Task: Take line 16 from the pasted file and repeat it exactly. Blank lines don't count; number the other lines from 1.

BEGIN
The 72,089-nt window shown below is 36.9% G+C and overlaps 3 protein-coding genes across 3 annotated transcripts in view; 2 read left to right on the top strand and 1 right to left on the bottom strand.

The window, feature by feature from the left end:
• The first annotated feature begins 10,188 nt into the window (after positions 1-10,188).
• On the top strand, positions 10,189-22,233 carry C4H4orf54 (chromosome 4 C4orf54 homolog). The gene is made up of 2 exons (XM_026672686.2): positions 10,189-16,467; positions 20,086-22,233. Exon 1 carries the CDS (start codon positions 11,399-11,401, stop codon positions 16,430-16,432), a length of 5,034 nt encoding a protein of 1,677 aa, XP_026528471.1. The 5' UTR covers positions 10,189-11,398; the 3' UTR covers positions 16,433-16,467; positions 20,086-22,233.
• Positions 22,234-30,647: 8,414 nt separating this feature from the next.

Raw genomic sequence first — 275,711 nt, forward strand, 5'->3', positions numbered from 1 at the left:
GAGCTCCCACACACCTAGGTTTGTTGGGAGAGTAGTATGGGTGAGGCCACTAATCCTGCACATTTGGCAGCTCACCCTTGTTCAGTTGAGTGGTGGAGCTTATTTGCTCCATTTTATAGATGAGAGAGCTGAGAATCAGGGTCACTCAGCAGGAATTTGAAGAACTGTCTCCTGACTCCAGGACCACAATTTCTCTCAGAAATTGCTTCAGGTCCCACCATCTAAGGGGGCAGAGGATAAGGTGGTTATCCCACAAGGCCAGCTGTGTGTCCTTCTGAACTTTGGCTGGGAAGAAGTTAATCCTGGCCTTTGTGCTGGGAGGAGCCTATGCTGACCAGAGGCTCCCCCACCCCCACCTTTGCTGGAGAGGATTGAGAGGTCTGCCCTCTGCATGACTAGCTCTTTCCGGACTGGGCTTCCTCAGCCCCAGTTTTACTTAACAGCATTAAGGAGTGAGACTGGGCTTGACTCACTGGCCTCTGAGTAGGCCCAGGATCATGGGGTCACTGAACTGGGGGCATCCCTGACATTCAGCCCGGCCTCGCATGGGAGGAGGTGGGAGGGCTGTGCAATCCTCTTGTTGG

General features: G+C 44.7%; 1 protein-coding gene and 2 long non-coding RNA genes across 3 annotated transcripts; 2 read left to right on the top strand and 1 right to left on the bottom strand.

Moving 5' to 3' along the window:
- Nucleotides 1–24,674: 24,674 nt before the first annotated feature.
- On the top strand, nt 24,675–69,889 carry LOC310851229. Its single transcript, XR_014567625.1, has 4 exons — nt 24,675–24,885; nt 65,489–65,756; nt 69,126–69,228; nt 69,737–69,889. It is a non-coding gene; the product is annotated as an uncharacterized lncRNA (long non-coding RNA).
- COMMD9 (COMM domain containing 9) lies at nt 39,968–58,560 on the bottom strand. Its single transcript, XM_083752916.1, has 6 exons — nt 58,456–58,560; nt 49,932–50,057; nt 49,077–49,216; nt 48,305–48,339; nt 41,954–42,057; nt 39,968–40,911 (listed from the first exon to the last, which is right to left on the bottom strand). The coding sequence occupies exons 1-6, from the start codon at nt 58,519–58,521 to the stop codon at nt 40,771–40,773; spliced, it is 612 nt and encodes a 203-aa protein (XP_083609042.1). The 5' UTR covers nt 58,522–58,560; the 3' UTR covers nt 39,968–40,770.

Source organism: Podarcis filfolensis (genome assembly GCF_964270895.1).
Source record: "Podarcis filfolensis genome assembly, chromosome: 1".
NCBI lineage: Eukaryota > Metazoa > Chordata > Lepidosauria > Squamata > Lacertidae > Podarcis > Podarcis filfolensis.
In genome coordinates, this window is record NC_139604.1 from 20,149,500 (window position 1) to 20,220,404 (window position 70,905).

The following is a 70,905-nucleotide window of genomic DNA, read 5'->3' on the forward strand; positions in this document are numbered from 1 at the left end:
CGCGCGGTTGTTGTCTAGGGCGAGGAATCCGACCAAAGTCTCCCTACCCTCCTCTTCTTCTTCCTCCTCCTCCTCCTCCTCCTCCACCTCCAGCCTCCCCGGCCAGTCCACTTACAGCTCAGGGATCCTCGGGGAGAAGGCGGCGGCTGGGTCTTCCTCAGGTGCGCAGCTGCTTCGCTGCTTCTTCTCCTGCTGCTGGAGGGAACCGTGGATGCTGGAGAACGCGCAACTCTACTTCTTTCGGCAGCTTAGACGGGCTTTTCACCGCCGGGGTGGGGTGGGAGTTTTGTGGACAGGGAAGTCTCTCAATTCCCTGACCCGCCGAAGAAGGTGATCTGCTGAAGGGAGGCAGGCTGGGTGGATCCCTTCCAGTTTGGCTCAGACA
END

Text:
In genome coordinates, this window is record NC_139604.1 from 20,149,500 (window position 1) to 20,220,404 (window position 70,905).